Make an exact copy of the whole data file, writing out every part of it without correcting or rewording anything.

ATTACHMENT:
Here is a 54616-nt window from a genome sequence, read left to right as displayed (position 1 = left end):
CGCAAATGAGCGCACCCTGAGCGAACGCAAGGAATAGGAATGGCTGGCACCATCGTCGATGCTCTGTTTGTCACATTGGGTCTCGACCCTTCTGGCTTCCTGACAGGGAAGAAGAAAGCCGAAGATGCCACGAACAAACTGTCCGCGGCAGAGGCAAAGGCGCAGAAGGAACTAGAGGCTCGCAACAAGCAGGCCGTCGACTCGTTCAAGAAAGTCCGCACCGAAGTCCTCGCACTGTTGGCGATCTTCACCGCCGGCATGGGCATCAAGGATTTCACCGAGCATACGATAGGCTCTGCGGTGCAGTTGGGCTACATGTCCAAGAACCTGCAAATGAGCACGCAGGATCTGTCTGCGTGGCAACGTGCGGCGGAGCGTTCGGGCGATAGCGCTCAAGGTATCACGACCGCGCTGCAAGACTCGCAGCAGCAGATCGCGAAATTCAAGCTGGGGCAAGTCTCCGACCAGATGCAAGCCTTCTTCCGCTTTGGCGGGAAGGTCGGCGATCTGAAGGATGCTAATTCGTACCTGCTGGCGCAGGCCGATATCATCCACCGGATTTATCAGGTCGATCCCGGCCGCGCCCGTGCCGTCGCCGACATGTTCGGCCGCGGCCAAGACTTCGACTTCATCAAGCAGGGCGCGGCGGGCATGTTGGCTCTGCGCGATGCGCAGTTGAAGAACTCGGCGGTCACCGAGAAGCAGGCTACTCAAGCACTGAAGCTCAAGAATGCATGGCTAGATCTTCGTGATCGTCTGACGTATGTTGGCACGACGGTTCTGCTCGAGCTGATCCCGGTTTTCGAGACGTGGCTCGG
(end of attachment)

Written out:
Here is a 54616-nt window from a genome sequence, read left to right as displayed (position 1 = left end):
CGCAAATGAGCGCACCCTGAGCGAACGCAAGGAATAGGAATGGCTGGCACCATCGTCGATGCTCTGTTTGTCACATTGGGTCTCGACCCTTCTGGCTTCCTGACAGGGAAGAAGAAAGCCGAAGATGCCACGAACAAACTGTCCGCGGCAGAGGCAAAGGCGCAGAAGGAACTAGAGGCTCGCAACAAGCAGGCCGTCGACTCGTTCAAGAAAGTCCGCACCGAAGTCCTCGCACTGTTGGCGATCTTCACCGCCGGCATGGGCATCAAGGATTTCACCGAGCATACGATAGGCTCTGCGGTGCAGTTGGGCTACATGTCCAAGAACCTGCAAATGAGCACGCAGGATCTGTCTGCGTGGCAACGTGCGGCGGAGCGTTCGGGCGATAGCGCTCAAGGTATCACGACCGCGCTGCAAGACTCGCAGCAGCAGATCGCGAAATTCAAGCTGGGGCAAGTCTCCGACCAGATGCAAGCCTTCTTCCGCTTTGGCGGGAAGGTCGGCGATCTGAAGGATGCTAATTCGTACCTGCTGGCGCAGGCCGATATCATCCACCGGATTTATCAGGTCGATCCCGGCCGCGCCCGTGCCGTCGCCGACATGTTCGGCCGCGGCCAAGACTTCGACTTCATCAAGCAGGGCGCGGCGGGCATGTTGGCTCTGCGCGATGCGCAGTTGAAGAACTCGGCGGTCACCGAGAAGCAGGCTACTCAAGCACTGAAGCTCAAGAATGCATGGCTAGATCTTCGTGATCGTCTGACGTATGTTGGCACGACGGTTCTGCTCGAGCTGATCCCGGTTTTCGAGACGTGGCTCGG